In reading Tina Rosenberg's commentary in The New York Times, entitled "A depression fighting strategy that could go viral," dated 12/04/14, I see that this is expansion to access for treatment needs to be much broader and bigger than simply equally physical health care. In poorer countries, there is no access to mental health care at all. For example, Rosenberg reports that Liberia and Sierra Leone each have only a single psychiatrist. One psychiatrist! For the entire country.
Thankfully, researchers are setting up solutions for this disturbing crisis. As Rosenberg writes, "Depression is the most important thief of productive life for women around the world, and the second-most important for men." Something much bigger than a single psychiatrist or a mental health parity act is needed.
To solve this problem, researchers are looking to short treatment education for a broad many. Those trained then implement treatment to people faced with major depressive disorder, post-partem depression, as well as anxiety. Specifically, college students and high school graduates trained for only two weeks in group interpersonal therapy successfully led groups for depressed women in Ugandan villages. At six months, only 6% of those treated still had major depression (Bolton et al., 2003). Similar work is being disseminated in South Asia and rural Pakistan. A more recent study in Goa, India had people with no health background attend an eight-week course in interpersonal psychotherapy to work alongside physicians to treat mental health disorders and it, too, was successful (Patel et al., 2010).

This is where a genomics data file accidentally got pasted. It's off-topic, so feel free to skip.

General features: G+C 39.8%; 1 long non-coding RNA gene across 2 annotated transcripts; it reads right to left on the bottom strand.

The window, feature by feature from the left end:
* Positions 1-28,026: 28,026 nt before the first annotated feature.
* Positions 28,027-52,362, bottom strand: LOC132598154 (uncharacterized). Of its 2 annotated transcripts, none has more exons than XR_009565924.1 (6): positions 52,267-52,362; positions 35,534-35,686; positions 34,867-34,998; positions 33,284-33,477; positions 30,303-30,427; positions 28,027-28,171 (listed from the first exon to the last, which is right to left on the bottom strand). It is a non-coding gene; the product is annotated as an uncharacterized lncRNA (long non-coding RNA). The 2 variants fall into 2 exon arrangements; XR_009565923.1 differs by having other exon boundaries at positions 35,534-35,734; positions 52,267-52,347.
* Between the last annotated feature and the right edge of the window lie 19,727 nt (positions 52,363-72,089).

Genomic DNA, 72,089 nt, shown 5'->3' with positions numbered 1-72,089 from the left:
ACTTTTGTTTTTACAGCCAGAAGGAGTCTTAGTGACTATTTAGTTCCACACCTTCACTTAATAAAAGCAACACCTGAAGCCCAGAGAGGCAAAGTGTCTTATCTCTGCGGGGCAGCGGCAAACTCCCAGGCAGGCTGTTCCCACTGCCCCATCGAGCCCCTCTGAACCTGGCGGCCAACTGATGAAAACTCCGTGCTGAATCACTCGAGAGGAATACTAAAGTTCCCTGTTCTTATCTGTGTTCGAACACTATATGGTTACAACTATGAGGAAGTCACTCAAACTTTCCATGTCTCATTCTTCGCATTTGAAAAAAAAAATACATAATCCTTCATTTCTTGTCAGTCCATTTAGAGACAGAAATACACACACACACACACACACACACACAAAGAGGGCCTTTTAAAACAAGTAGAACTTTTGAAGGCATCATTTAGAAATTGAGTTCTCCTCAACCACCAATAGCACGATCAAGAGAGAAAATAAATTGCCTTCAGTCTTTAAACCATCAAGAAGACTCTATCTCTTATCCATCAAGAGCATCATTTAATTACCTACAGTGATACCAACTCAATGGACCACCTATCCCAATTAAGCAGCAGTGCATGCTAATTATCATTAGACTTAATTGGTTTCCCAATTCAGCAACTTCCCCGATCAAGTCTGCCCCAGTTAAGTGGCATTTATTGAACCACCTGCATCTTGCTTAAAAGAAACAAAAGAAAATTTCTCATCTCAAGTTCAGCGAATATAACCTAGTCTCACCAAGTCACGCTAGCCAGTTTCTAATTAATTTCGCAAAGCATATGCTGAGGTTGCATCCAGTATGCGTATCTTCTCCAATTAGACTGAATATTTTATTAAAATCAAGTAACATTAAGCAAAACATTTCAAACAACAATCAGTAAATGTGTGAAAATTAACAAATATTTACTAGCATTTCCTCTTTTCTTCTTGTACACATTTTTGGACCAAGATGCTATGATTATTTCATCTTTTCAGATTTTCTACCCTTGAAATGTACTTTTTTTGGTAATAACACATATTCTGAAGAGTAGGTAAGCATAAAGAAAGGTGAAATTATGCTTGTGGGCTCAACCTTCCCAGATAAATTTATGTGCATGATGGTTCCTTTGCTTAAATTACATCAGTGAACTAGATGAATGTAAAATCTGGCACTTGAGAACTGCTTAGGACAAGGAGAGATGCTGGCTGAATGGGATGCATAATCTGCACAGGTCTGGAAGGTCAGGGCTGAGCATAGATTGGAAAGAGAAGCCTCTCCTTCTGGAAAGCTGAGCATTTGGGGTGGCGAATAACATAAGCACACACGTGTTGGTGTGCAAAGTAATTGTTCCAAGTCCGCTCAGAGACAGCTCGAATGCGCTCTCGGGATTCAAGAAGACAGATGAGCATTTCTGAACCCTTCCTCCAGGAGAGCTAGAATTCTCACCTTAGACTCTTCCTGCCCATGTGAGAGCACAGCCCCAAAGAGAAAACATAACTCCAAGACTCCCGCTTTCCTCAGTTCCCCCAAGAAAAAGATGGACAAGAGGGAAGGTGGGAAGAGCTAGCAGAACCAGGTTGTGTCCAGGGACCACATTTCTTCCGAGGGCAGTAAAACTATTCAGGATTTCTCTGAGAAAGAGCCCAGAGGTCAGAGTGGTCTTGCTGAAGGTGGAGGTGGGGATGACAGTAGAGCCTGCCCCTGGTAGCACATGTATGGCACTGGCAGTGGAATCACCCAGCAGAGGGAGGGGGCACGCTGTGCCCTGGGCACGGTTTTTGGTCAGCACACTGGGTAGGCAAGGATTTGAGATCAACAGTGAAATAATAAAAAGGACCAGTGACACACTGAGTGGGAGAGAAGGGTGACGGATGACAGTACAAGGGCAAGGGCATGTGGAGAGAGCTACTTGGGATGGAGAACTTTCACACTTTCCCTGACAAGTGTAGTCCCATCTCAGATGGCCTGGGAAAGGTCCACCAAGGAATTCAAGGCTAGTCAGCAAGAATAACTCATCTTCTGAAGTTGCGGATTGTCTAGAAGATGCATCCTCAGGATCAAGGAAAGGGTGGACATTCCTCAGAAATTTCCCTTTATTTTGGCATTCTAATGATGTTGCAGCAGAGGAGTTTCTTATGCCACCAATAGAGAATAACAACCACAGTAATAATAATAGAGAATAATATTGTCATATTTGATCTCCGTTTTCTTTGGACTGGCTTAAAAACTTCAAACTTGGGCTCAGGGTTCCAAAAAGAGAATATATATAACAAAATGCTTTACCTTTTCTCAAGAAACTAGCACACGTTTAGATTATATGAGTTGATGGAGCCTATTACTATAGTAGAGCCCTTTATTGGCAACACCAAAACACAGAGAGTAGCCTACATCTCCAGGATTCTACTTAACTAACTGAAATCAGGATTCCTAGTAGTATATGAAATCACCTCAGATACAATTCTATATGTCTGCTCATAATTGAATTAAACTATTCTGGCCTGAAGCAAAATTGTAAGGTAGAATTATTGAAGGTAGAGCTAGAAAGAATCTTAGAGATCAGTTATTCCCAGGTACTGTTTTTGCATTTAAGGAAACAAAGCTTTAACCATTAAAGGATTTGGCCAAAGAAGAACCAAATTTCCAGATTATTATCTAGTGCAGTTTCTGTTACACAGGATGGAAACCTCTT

It is important to broaden access to mental health care in the United States, making it as much a given as treatment for a broken bone, high blood pressure, cancer, or an autoimmune disorder. It is even more imperative to make such treatment viable in countries that currently lack the resources. Researchers are training peers, those who number many AND get the culture and lifestyle and expectations of the patients' worlds. As Rosenberg aptly puts in her title: this strategy is meant to go viral.
Bolton, P., Bass, J., et al. (2003). Group interpersonal psychotherapy for depression in rural Uganda. Journal of the American Medical Association, 289, 3117-3124.
Patel, V., Weiss, H.A., et al. (2010). Effectiveness of an intervention led by lay health counsellors for depression and anxiety disorders in primary care in Goa, India (MANAS): A cluster randomized controlled trial. Lancet, 10, 61508-5.